In which I share a quote and tell the story of one of my first big obsessions.
I was tagged by the ever lovely noteablepad. I’ve told you guys how much I love her blog, but if for some reason you still haven’t had a chance to look at it, do it now. If you’re in a hurry, you can just skip this post and go look at her blog instead. It will be worth it. I’m not kidding.
- Thank the person who nominated you.
- Post a quote for three consecutive days
- Nominate three new bloggers each day.
Three days, three quotes, three nominations, and three rules. So simple. Loving this.
I stared at my shelf a good long time for this one. I have lots of favourite quotes, of course, but I wanted to dig up something that isn’t a super obvious choice. And then I realised that with as much as I talk about Les Miserables, I haven’t told you guys about the first novel set in 19th century Paris that captured my heart: Gaston Leroux’s The Phantom of the Opera.
One day when I was nine years old, my mother took me to Barnes and Noble, and there was a display of unabridged Puffin Classics in the kid’s section. I locked eyes with this terrifying cover, and already I had begun to fall in love.
My mother told me that there was a musical about it, that she really liked it, and she thought I should read it. I didn’t need much convincing, and I started reading before we even left the store. It didn’t take me long at all to finish it, and then I read it approximately 502,945 billion more times.
As much as I loved freaking myself out with the cover, I didn’t want to look at it all the time, and so I took hot pink wrapping paper with daisies printed on it and made a cover for it out of that. It was just so wrong on so many levels, and even back then the irony was not lost on me.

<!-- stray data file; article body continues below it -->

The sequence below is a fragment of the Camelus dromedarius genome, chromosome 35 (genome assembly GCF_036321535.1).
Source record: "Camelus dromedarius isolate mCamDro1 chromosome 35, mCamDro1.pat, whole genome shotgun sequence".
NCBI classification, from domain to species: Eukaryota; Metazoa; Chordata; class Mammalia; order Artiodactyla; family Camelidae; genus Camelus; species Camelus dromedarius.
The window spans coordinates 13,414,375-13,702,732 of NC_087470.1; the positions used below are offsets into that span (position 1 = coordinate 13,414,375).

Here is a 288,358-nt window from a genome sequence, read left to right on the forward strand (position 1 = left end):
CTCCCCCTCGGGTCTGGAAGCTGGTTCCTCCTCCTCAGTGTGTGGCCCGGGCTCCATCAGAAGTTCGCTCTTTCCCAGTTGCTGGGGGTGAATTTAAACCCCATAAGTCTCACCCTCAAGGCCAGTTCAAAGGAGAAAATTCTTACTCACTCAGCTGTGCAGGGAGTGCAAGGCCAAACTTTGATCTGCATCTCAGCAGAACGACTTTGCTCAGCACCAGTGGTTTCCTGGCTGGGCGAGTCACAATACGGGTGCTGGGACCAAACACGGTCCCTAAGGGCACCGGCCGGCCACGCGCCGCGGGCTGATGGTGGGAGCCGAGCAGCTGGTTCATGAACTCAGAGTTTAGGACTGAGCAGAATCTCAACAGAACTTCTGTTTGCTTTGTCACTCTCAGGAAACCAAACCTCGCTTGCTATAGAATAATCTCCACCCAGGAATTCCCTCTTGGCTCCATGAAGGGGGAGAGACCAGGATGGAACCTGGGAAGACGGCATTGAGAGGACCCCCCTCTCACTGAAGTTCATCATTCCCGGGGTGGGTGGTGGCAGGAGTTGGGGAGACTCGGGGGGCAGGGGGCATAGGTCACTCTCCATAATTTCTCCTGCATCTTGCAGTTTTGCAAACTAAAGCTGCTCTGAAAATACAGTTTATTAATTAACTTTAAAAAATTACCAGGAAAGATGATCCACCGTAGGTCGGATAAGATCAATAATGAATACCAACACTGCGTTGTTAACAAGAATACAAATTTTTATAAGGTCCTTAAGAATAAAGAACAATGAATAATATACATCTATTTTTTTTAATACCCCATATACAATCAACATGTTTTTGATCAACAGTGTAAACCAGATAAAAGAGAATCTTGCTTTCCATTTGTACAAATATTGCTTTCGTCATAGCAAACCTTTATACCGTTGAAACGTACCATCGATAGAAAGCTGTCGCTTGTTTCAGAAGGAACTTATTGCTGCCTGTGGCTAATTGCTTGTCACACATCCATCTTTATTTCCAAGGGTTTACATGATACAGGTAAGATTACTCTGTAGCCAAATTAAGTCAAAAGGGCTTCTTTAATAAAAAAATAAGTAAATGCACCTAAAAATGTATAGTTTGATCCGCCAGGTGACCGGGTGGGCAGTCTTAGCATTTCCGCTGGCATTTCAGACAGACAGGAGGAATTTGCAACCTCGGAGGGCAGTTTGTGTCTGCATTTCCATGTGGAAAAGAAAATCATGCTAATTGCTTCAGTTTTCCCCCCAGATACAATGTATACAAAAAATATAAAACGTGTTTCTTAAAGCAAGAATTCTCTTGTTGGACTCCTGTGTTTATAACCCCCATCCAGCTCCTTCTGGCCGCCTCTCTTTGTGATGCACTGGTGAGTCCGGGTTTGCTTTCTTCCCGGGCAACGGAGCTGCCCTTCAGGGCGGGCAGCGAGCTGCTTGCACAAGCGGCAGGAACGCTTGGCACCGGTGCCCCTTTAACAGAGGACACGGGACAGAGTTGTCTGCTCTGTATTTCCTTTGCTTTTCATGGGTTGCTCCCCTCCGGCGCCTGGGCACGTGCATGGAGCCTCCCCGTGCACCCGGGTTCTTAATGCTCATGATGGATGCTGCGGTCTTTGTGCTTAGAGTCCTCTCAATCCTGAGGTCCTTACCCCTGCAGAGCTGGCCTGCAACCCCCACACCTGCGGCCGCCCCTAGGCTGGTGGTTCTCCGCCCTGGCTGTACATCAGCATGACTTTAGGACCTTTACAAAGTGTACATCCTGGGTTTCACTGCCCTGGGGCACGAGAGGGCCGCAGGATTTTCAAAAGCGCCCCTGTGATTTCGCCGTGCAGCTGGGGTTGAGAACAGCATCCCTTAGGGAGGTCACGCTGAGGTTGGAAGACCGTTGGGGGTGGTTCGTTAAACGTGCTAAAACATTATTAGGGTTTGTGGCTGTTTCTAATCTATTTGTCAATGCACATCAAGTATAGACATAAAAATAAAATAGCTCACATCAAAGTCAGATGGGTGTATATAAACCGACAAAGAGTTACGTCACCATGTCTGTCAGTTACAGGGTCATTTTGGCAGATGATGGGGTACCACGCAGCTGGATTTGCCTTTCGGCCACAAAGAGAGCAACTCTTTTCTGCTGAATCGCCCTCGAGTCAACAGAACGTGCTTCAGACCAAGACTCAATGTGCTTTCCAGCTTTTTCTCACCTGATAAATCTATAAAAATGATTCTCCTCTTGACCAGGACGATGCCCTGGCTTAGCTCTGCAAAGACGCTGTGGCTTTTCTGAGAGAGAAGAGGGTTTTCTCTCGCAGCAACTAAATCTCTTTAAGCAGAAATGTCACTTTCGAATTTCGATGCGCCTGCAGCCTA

After I finished the book, my mom gave me the CD, which I still have and still enjoy playing at loud volumes. My brothers and I watched every movie adaptation we could track down, and most of them were awful, but we liked the silent one and the 2005 one. Then, when I was 10, we went and saw the musical. That was one of the best experiences of my childhood.
At the climax of our obsession, we would actually act out and sing the entire musical in the backyard every day after school. (Our poor neighbours!) And I ended up getting an awful perm because I wanted curly hair like Christine. Yeah. Not my best look, that.
Anyway, this book is hands down the most beat up book on my shelf, but that’s a testament to how much I loved—and still love—it. I need to get a new copy one of these days, because it’s hard to read when a lot of the pages aren’t attached anymore, but I’ll always keep this one because it was what started one of my first big obsessions.
So anyway, I picked this quote because this was the time I remember crying over a book as a child. (Where the Red Fern Grows was the first.) It is from the end of the book, so I guess if you’re freaked out you might get spoiled, don’t read it.
“Then I made her understand that, where she was concerned, I was only a poor dog, ready to die for her…but that she could marry the young man when she pleased, because she had cried with me and mingled her tears with mine!…”
(Those ellipses aren’t mine, by the way. They’re part of the text.) I think this quote just epitomises Erik’s devotion to Christine, and I truly believe that he redeemed himself by sacrificing his own happiness so that she and Raoul could be happy.
So there you go! That’s my day one quote, along with the story of me and one of my first big obsessions.
Today, I nominate the following:
As always, if you don’t want to do it, that’s okay! Additionally, anyone who wants to can participate, although you never know, I still might tag you tomorrow or the next day.
In other news, my desk finally arrived at work so I can feel like an official employee now! I’m so excited! And in other other news, I am so behind on reading posts! I have a bunch of you guys’s interesting looking posts bookmarked to read and I’m going to have to sit down and read them. Maybe I’ll go do that now.
Have a lovely day!